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The story goes something like this:
Sitting in a Partner’s office a few months ago, a research librarian was listening to the speech the partner was preparing to give the client. Suddenly, the librarian ran into one of those moments where her own experience suddenly became very relevant. As the partner jumped through a specific legal issue, the librarian jumped in and mentioned that this sounded very similar to a recent case she researched for another attorney a few weeks back. It wasn’t a published case, but rather a trial issue that ended up settling out of court. Within a few minutes she emailed the trial documents she had saved from the original suit, and the names of the attorneys working on that matter. By the end of the day, the attorney contacted the client with a solid answer to how they would defend the client and the matter settled within the next few days. Perhaps the partner would have found a similar case as she researched the issues, but by being in the right place at the right time, the librarian’s experience pushed everyone in the right direction.
Similar stories happen all the time in law firms, and the keys to the success revolve around the processes of getting the library researcher out of the library and in the areas of the firm where the attorneys are working. The librarian wasn’t there to conduct training or talk about the latest legal research tools. She was there to listen. She was there to observe. She was there to learn. She was there to share her knowledge and add to the overall conversation. In most situations, she does not have to contribute directly to the meeting, but by being there, soaking in the information being relayed between attorneys, she may be able to contribute in the next meeting, or in an unrelated practice group meeting.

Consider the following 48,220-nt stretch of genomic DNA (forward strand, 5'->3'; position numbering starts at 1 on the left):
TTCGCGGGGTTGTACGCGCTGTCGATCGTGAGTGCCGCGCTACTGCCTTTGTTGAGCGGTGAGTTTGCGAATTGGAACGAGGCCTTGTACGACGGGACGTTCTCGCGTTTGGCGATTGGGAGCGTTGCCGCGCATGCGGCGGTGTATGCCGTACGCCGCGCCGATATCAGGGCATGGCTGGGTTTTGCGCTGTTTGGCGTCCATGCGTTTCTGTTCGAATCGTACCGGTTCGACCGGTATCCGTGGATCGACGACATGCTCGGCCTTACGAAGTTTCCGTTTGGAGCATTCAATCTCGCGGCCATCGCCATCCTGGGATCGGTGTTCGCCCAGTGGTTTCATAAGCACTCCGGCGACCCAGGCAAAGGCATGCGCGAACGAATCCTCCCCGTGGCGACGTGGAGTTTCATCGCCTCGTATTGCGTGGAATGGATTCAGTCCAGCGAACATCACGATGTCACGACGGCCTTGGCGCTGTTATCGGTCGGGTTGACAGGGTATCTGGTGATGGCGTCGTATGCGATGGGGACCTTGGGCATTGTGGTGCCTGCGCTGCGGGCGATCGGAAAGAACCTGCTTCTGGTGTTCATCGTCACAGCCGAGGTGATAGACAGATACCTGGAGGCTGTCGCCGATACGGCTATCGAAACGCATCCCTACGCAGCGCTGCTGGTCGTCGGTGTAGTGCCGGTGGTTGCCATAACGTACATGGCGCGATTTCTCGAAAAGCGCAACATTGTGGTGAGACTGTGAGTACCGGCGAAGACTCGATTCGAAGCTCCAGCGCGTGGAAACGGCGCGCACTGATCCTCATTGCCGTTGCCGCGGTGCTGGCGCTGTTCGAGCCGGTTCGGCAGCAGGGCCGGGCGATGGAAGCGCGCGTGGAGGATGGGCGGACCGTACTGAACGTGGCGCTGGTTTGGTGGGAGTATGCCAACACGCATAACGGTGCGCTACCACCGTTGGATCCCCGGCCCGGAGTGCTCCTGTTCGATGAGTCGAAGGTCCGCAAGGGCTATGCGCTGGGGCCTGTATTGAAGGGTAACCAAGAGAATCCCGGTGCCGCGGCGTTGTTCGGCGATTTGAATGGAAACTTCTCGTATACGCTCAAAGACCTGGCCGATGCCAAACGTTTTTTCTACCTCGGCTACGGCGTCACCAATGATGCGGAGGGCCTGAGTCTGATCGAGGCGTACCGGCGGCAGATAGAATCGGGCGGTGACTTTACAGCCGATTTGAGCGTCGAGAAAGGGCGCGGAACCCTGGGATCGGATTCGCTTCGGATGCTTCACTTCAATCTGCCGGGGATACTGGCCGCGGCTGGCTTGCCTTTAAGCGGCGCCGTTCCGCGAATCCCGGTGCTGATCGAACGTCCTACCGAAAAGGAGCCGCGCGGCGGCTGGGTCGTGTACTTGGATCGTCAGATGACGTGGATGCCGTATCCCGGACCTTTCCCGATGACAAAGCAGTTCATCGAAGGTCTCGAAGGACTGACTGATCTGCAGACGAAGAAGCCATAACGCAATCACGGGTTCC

We’ve talked before about the Embedded Librarian model and the value that this type of structure can bring to the firm. In ways, it increases the ability to contribute to the strategy of the lawyers by having someone in the room with diverse experiences. That moment of happenstance when someone shares their seemingly unrelated experience and knowledge on the topic and can bring in a fresh perspective and approach on how to solve the issues at hand.
The situation is not the easiest to create. There are barriers to entry in many cases, and a history of how things are always done around the office. There must be a motivation on the part of the librarian to overcome that history and a determination of finding ways to break though those barriers. The ability to communicate, in all its various forms (listening, observing, analyzing, interpreting, and talking), in ways that contribute and add to the conversation can only happen if you are actually a part of the conversation in the first place. Happenstance can only happen, if you happen to be there and express your stance on the issue.